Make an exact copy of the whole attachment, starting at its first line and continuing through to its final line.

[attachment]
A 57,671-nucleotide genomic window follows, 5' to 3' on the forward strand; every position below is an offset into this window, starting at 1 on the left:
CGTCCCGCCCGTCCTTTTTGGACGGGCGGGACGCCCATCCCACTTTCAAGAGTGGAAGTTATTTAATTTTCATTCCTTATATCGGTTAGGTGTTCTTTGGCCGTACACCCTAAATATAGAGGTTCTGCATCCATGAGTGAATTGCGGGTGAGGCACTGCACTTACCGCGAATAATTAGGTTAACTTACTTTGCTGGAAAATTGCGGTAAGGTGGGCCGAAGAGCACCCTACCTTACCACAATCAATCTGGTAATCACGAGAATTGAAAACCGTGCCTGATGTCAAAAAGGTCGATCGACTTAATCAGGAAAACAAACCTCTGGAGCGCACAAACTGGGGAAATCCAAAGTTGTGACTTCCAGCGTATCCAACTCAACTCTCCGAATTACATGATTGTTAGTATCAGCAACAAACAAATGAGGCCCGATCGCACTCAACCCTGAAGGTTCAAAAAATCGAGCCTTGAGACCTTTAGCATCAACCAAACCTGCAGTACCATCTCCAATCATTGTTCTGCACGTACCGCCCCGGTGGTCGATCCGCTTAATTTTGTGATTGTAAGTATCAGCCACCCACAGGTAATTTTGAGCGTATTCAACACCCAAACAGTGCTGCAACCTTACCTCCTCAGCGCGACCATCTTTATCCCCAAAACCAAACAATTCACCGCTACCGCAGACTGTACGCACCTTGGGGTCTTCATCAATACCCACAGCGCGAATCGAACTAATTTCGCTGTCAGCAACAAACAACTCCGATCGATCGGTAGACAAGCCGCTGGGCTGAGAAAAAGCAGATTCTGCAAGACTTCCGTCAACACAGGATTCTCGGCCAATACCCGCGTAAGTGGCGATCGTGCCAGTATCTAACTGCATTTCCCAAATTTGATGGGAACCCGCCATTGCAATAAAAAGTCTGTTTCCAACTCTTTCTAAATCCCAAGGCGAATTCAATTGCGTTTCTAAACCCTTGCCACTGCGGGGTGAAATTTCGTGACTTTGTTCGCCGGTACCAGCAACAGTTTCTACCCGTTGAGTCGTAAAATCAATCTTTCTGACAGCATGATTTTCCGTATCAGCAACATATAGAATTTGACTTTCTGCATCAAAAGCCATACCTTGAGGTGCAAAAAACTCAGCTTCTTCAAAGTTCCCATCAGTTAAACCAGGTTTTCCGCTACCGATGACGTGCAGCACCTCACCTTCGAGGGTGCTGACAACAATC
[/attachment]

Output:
A 57,671-nucleotide genomic window follows, 5' to 3' on the forward strand; every position below is an offset into this window, starting at 1 on the left:
CGTCCCGCCCGTCCTTTTTGGACGGGCGGGACGCCCATCCCACTTTCAAGAGTGGAAGTTATTTAATTTTCATTCCTTATATCGGTTAGGTGTTCTTTGGCCGTACACCCTAAATATAGAGGTTCTGCATCCATGAGTGAATTGCGGGTGAGGCACTGCACTTACCGCGAATAATTAGGTTAACTTACTTTGCTGGAAAATTGCGGTAAGGTGGGCCGAAGAGCACCCTACCTTACCACAATCAATCTGGTAATCACGAGAATTGAAAACCGTGCCTGATGTCAAAAAGGTCGATCGACTTAATCAGGAAAACAAACCTCTGGAGCGCACAAACTGGGGAAATCCAAAGTTGTGACTTCCAGCGTATCCAACTCAACTCTCCGAATTACATGATTGTTAGTATCAGCAACAAACAAATGAGGCCCGATCGCACTCAACCCTGAAGGTTCAAAAAATCGAGCCTTGAGACCTTTAGCATCAACCAAACCTGCAGTACCATCTCCAATCATTGTTCTGCACGTACCGCCCCGGTGGTCGATCCGCTTAATTTTGTGATTGTAAGTATCAGCCACCCACAGGTAATTTTGAGCGTATTCAACACCCAAACAGTGCTGCAACCTTACCTCCTCAGCGCGACCATCTTTATCCCCAAAACCAAACAATTCACCGCTACCGCAGACTGTACGCACCTTGGGGTCTTCATCAATACCCACAGCGCGAATCGAACTAATTTCGCTGTCAGCAACAAACAACTCCGATCGATCGGTAGACAAGCCGCTGGGCTGAGAAAAAGCAGATTCTGCAAGACTTCCGTCAACACAGGATTCTCGGCCAATACCCGCGTAAGTGGCGATCGTGCCAGTATCTAACTGCATTTCCCAAATTTGATGGGAACCCGCCATTGCAATAAAAAGTCTGTTTCCAACTCTTTCTAAATCCCAAGGCGAATTCAATTGCGTTTCTAAACCCTTGCCACTGCGGGGTGAAATTTCGTGACTTTGTTCGCCGGTACCAGCAACAGTTTCTACCCGTTGAGTCGTAAAATCAATCTTTCTGACAGCATGATTTTCCGTATCAGCAACATATAGAATTTGACTTTCTGCATCAAAAGCCATACCTTGAGGTGCAAAAAACTCAGCTTCTTCAAAGTTCCCATCAGTTAAACCAGGTTTTCCGCTACCGATGACGTGCAGCACCTCACCTTCGAGGGTGCTGACAACAATC